By Greg Price
Joel Mills had part of his dream fulfilled when he was finally able to box in front of his hometown in Taber at Unfinished Business back in July.
Now Mills has the business of shifting those dreams of the love of boxing onto a stable of amateur boxers who have been working diligently at Pro Performance Athletic Centre.
“It’s sort of funny how it worked. These guys have been training with me for a long time in the boxing class, just recreationally boxing. After the fight in Taber in July, they decided they’d like to do that themselves, and since they were all training together, it made for the event it has turned into.”
There will be seven Taberites and one fighter from Milk River who will be fighting on the amateur card of Toefista Boxing Series #27 on Dec. 29 at the Deerfoot Inn and Casino. They include Jared Bell, Brent Anderson, Spencer Valgardson, Darren Pelesky, Justin Young, Lee McTaggart, Oskar Timofiejew and Brad Olson.
“They have really cranked up their training from where they were in the recreational classes to where they are now. The last 12 weeks has been huge. Every day I have them doing something,” said Mills. “Most of the time, the guy who is in the best shape will have the advantage. It doesn’t matter how good you are, if you’re not putting the work in and you’re not in shape, it doesn’t matter how good you are. The guys have been putting the work in, there is no question if these guys are going to be ready. Amateur is three rounds with two minutes each. It’s six minutes of fighting and it will be balls to the wall. Win, lose or draw, these guys are ready to put on a show.”
Getting eight amateurs onto the same boxing card from the same gym is usually unheard of. But given how much support Taberites have shown Mills over the years, an exception was made.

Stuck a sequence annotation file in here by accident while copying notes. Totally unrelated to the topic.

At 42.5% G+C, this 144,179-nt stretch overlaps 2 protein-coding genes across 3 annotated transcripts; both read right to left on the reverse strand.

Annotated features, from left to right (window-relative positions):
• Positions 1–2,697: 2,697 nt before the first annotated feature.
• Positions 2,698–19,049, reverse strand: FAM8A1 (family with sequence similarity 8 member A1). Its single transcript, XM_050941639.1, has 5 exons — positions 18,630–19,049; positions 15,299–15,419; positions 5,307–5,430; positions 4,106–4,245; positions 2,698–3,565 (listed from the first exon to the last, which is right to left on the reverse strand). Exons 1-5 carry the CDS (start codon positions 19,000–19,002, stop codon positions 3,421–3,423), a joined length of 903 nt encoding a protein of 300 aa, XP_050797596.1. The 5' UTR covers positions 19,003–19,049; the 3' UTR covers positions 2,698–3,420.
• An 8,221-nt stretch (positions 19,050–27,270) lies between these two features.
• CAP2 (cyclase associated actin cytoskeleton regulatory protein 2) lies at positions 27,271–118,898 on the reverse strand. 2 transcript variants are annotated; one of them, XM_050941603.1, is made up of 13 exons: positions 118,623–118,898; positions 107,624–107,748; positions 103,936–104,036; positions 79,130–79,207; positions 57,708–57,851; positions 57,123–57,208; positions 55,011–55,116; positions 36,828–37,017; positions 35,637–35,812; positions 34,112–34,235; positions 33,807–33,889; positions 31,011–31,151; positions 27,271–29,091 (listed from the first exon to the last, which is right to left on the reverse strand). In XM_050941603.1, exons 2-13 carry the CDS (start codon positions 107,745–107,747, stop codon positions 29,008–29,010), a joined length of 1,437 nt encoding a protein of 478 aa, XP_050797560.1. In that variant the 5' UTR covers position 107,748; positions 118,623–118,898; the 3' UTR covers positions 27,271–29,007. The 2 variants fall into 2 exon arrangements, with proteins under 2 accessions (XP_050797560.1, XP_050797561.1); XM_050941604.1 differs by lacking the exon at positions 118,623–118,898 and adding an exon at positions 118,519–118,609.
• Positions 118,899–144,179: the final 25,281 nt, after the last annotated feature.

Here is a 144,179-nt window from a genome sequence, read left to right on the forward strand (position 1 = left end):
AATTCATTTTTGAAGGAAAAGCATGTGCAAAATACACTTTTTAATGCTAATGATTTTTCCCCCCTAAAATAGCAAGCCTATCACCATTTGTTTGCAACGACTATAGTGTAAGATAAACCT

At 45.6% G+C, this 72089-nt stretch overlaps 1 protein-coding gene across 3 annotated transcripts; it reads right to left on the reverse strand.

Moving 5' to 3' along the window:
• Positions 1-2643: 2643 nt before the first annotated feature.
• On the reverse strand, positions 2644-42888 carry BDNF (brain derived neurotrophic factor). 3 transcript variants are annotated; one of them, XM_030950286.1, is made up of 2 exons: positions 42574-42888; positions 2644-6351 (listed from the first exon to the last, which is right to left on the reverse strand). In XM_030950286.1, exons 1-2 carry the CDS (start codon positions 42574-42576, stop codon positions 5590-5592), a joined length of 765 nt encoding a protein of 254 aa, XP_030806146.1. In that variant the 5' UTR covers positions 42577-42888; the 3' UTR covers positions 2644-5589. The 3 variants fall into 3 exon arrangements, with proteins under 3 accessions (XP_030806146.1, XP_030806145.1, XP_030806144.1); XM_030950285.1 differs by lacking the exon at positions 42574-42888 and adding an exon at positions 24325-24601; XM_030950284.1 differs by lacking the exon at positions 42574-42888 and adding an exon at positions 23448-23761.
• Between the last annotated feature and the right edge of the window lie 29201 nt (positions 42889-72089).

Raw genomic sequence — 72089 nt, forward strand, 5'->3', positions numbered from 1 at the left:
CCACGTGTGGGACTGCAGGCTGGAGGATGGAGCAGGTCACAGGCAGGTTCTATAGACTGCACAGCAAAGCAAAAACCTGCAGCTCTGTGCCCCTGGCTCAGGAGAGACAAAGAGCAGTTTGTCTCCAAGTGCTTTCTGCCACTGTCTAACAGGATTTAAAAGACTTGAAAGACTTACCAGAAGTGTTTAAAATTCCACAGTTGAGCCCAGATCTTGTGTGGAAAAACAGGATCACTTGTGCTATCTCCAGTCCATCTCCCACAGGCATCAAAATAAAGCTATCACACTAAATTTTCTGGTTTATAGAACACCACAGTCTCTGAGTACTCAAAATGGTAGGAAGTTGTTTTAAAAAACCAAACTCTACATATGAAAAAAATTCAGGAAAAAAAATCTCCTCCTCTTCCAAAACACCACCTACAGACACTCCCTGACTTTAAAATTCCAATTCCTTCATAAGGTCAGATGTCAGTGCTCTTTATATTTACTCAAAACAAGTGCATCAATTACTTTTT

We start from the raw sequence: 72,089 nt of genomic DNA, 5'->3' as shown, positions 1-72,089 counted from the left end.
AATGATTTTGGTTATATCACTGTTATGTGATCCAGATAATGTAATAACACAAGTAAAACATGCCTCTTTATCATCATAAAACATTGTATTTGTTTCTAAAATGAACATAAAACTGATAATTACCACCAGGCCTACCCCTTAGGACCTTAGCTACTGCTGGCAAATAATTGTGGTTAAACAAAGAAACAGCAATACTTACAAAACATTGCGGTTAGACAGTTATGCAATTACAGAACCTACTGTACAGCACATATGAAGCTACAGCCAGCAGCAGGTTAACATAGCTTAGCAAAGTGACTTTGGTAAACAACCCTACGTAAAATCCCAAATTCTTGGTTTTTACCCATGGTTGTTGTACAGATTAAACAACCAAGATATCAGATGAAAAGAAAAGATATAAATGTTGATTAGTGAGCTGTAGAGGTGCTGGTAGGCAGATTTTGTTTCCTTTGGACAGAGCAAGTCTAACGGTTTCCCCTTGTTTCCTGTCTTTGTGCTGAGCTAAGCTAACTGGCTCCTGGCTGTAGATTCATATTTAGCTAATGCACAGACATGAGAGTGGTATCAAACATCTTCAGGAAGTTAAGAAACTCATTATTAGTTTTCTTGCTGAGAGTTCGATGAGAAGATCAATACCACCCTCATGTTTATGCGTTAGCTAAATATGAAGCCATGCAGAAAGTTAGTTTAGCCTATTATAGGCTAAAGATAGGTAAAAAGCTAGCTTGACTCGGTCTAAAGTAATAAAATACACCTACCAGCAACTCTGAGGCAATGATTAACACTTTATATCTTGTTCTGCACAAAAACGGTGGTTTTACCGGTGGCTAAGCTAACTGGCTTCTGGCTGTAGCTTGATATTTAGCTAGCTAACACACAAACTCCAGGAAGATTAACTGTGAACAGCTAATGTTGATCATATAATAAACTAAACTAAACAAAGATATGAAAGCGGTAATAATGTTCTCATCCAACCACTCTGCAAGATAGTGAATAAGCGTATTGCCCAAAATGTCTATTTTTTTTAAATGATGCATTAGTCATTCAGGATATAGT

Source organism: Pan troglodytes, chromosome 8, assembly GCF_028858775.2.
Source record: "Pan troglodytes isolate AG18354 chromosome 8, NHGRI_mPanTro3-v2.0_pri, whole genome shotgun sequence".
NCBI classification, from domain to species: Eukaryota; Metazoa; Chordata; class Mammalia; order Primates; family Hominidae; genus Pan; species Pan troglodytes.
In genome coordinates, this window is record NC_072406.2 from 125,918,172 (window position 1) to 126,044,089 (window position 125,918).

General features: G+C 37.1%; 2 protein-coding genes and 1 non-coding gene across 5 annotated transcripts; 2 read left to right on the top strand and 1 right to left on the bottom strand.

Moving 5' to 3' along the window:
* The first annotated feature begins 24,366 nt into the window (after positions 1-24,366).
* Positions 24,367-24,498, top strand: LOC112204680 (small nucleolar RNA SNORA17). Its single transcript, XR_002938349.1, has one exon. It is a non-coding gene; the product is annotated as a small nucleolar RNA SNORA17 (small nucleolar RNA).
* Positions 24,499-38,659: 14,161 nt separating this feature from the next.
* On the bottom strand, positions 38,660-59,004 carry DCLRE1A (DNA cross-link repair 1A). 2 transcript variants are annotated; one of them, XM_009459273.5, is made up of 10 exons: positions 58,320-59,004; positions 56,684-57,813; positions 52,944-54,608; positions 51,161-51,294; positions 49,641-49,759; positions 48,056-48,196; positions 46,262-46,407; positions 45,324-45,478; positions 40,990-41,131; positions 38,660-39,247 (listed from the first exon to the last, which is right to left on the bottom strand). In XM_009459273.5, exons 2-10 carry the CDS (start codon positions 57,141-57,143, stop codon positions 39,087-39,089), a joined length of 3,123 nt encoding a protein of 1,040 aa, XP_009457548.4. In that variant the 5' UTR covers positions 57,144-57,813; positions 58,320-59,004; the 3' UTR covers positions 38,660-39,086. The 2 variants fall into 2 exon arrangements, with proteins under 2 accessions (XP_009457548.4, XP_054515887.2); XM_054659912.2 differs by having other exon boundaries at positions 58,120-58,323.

“This is crazy. I am just as passionate about this as I was in the fight in Taber. This is part of my dream too. I wanted to come home and fight at home, but also bring the sport here and with these guys doing this, it’s coming to fruition,” said Mills. “I want people to partake in what boxing really is. These guys are all taking a chance and throwing caution to the wind and trying something they have never done before and I couldn’t be more proud of them. The support is going to be just like one of my fights. More than half the people there will be supporters of the Taber fighters.”
Along with getting the fighters ready physically, Mills has been giving them some mental tips as well in the fight game. Mills has excelled in both amateur and pro boxing in which strategies can be worlds apart.
“One of the things I have always stood by in the amateur ranks because of the scoring system and the distance in the fight, it’s quantity over quality with your punches,” said Mills. “These guys need to put their punches together in bunches and they need to be busier than the other guy. That’s what wins fights. Rather than scoring each round, they score each punch. With human error and the speed of the punches coming, if the judge sees you throwing more punches, whether they are landing or not, chances are you are going to get some of those easy points.”
In the pros according to Mills, you want to place yourself in safe situations where you can throw a punch and then get away.
“One punch could change the whole dynamic of a pro fight. Chances are 99 per cent of the time, no one gets knocked out in the amateurs. You can’t change the feel of a fight with one punch,” said Mills. “In the amateurs you want to try and overwhelm your opponent rather than pick him apart and pick your shots.”
Each fighter will be matched up with someone of like experience as amateur fighters are bunched between 0-3 fights, 3-10 fights and after 10 fights you are in an open category.
“The support in Taber has been unbelievable. There’s guys in Calgary who can’t believe this place even exists. Eric (De Guzman, owner/operator of Toefista Boxing) asks what is Taber. He can’t even wrap his mind around how 300 people are driving up to support these amateurs,” said Mills. “The support these fighters are getting from Taber makes this all worth while. Win, lose or draw, this is what the sport is all about. They are growing and getting out of their comfort zones. Whether they win or lose, they are going to walk out of that ring better people taking their shot at something.”